In its 2020 State of Healthy Eating in America Study, 32% of millennials (compared to 25% Gen Z, 18% Gen X and 9% Boomers) said they feel "especially pressured by their friends/peers to eat healthy" while 70% of Americans responding said that they feel like the best version of themselves when they eat a healthy diet.
Many linked eating healthily to improved social lives, with one in five respondents saying that healthy eating is key to living their best social life, according to the study.
"Nearly half of Americans are worried about incorporating enough fruits and vegetables in their diet. They said that when they’re unable to get fruits and vegetables, they are not the best version of themselves.
"Again, millennials are singled out, feeling the most peer pressure around healthy eating, as 32% said they feel looked down upon by friends for non-healthy eating (compared to 18% average of all Americans)," noted Del Monte.
Parents feel the pressure
The worry around eating healthily is greater among parents, who worry not just about providing healthy food, but also establishing good eating habits with their kids. According to the study, 80% of parents feel responsible for developing good eating habits in their children and 76% of parents find it important to eat healthily to set good examples for their children.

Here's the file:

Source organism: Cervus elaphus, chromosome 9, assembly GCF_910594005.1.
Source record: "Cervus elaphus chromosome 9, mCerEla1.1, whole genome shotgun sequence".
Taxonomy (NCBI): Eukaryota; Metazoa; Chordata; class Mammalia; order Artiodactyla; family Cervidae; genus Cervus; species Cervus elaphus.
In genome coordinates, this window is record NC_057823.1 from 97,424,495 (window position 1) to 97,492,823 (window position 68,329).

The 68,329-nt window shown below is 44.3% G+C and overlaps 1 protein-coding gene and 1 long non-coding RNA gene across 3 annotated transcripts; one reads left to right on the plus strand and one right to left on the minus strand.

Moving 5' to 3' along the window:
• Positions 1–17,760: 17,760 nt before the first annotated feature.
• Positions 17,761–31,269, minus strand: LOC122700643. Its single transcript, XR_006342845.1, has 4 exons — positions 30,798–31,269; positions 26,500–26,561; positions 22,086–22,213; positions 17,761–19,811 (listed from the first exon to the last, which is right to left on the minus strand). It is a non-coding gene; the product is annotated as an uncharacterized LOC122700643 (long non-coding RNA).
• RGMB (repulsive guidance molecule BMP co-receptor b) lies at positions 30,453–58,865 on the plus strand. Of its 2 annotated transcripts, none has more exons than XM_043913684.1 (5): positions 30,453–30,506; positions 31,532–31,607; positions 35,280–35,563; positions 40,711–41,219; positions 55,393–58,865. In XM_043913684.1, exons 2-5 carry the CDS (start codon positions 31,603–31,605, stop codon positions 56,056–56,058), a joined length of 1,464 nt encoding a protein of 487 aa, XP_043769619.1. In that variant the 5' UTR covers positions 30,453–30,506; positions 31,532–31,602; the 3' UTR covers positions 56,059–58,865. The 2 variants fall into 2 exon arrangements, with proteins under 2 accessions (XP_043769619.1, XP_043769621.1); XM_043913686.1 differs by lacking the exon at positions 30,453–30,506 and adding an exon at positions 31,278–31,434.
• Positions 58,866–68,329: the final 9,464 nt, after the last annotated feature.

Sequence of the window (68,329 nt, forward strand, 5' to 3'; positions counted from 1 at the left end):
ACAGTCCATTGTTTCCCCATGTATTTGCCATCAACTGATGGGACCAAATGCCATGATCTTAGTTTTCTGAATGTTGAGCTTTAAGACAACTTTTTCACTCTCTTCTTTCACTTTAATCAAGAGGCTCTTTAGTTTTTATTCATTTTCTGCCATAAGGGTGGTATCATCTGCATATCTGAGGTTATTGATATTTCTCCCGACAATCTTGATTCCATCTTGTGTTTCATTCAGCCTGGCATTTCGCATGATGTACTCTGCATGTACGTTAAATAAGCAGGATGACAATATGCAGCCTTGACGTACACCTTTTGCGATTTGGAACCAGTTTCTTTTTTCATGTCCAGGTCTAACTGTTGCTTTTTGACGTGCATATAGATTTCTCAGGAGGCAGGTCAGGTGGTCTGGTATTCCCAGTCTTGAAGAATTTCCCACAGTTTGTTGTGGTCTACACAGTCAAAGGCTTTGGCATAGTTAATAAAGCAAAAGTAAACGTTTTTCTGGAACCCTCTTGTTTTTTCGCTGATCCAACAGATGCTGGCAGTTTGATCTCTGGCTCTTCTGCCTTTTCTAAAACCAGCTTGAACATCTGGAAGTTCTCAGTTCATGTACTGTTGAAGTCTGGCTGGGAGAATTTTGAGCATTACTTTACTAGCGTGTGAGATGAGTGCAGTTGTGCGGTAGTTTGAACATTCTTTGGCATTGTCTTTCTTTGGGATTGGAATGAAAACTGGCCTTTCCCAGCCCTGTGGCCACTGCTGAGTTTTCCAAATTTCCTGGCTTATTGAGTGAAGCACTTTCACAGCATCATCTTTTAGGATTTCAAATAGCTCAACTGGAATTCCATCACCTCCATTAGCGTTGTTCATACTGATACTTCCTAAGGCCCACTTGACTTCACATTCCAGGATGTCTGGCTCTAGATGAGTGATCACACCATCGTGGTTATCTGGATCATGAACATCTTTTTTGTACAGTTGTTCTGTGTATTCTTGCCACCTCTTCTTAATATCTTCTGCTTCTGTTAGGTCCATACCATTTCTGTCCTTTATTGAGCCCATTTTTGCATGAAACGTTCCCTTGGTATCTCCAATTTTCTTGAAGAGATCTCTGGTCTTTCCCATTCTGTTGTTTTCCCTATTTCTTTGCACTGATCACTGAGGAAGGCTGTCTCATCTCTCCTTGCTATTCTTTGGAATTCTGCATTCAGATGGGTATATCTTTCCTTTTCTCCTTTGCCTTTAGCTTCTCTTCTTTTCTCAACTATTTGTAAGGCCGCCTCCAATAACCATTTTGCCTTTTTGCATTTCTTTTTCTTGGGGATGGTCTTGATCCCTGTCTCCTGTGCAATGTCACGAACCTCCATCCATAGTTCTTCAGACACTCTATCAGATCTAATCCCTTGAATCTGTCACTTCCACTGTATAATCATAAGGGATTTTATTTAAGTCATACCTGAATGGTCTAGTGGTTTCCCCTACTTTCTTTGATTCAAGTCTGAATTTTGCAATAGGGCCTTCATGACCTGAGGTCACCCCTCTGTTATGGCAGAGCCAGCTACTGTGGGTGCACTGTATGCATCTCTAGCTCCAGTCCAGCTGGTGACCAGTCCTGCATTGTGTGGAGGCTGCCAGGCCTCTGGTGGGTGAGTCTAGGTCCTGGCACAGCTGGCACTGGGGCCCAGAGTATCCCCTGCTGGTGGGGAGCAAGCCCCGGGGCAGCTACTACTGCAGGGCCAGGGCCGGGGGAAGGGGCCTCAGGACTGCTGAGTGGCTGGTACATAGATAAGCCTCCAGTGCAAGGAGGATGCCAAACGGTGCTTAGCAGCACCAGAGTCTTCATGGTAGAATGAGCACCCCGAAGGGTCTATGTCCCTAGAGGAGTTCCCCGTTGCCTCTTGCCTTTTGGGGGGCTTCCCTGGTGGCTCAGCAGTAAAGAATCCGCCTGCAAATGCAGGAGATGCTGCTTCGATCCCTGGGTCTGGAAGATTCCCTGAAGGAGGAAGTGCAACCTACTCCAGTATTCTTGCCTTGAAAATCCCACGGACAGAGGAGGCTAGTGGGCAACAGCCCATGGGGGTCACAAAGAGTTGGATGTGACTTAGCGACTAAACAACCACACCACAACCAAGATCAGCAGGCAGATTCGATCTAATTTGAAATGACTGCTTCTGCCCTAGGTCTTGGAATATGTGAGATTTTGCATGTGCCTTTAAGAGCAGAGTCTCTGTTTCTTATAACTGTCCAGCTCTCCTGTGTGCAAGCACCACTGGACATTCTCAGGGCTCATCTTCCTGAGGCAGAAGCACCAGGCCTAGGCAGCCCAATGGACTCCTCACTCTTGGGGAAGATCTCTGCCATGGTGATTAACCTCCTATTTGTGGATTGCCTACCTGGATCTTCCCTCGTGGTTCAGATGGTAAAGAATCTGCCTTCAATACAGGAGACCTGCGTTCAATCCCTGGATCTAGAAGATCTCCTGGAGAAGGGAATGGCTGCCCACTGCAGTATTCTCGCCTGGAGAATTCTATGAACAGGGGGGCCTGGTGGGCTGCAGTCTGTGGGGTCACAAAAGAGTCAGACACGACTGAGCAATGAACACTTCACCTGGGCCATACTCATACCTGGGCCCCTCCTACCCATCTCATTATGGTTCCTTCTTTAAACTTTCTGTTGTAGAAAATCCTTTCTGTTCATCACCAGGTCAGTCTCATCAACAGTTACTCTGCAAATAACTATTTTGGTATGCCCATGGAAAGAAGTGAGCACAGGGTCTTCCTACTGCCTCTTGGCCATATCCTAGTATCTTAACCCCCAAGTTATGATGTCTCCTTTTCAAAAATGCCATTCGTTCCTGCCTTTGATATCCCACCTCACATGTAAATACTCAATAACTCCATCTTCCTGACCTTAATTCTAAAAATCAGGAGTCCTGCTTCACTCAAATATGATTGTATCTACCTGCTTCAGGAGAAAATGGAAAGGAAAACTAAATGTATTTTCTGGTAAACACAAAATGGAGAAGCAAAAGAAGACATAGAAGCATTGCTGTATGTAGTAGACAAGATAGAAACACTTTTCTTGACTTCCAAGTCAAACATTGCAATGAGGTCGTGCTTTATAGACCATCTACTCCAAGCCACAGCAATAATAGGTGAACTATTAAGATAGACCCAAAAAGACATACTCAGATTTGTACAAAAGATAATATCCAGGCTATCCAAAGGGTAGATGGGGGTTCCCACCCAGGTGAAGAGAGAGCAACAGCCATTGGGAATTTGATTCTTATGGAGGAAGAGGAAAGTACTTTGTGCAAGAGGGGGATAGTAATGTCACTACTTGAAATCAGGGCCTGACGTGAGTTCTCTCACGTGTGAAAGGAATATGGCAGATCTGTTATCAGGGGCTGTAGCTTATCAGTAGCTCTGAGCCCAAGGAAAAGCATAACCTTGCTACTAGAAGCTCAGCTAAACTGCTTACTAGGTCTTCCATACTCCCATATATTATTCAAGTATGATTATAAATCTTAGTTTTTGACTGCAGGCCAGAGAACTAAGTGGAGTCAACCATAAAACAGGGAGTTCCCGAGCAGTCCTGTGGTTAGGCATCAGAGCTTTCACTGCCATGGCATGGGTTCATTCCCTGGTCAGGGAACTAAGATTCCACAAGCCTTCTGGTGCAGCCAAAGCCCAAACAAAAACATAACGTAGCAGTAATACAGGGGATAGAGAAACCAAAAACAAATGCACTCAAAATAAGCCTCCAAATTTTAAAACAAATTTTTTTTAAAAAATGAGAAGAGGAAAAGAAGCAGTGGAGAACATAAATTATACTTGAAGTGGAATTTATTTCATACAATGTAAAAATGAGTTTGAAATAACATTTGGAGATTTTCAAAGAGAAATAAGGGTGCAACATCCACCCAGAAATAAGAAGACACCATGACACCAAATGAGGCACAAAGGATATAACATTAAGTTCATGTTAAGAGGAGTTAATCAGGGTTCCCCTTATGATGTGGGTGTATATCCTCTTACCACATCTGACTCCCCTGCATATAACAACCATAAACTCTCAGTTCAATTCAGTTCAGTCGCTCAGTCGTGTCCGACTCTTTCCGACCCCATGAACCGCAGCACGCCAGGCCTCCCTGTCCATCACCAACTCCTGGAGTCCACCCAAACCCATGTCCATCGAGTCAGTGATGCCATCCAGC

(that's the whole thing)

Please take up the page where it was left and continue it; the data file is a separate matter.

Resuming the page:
Other concerns that rang true for nearly half of parents included worrying that if their children don't consume enough fruits and vegetables they will not achieve their full potential as well as feelings of failure as parents if their child does not eat a healthy diet. Nearly one-third of parents worry that if their children don’t eat a healthy diet, they will have trouble at school.
"Despite the best of intentions, the stress of shopping for healthy foods for their kids gets in the way of their ability to education them. Eighty percent feel responsible for developing good eating habits in their children, yet only 68% make it a priority to teach their children about eating habits and 59% teach their children about healthy eating by taking them grocery shopping. Why the gap?
"Over a quarter of parents find shopping for healthy food for their children to be a significant stressor in their life," said Del Monte in the study.
Confusion around healthy eating sources
While 86% of Americans said that eating fruits and vegetables is crucial to maintaining a healthy diet, they have varying views on what is considered healthy. When asked if different types of foods were healthy, top categories were fresh (78%), clean-label (62%), or organic (61%), while frozen (19%) and pre-packaged (13%) were listed among the lowest.
The stress continues in where Americans look for healthy sources of fruits and vegetables - 1 in 3 people agree that they feel overwhelmed by all the different food labels when looking for healthy options, according to Del Monte.
"Part of this stress could be caused by perceptions around where Americans are looking for healthy food options and their sources of fruits and vegetables. People overwhelmingly said the fresh produce section (96% healthy foods, 95% fruits and vegetables) and the frozen foods aisle (85%, 76%), and less identified the canned foods aisle (74%, 64%) and bulk food aisle (62%, 44%)."
A healthy eating knowledge gap?
According to Del Monte Foods' consumer survey, over one-third of Gen Z (36%) and millennials (35%) believe they were never taught how to find healthy food options. Around 40% of Gen Z (compared to 31% of millennials; Gen X, 24%; Boomers, 17%) do not feel they know enough about nutrition to ensure they maintain a healthy diet.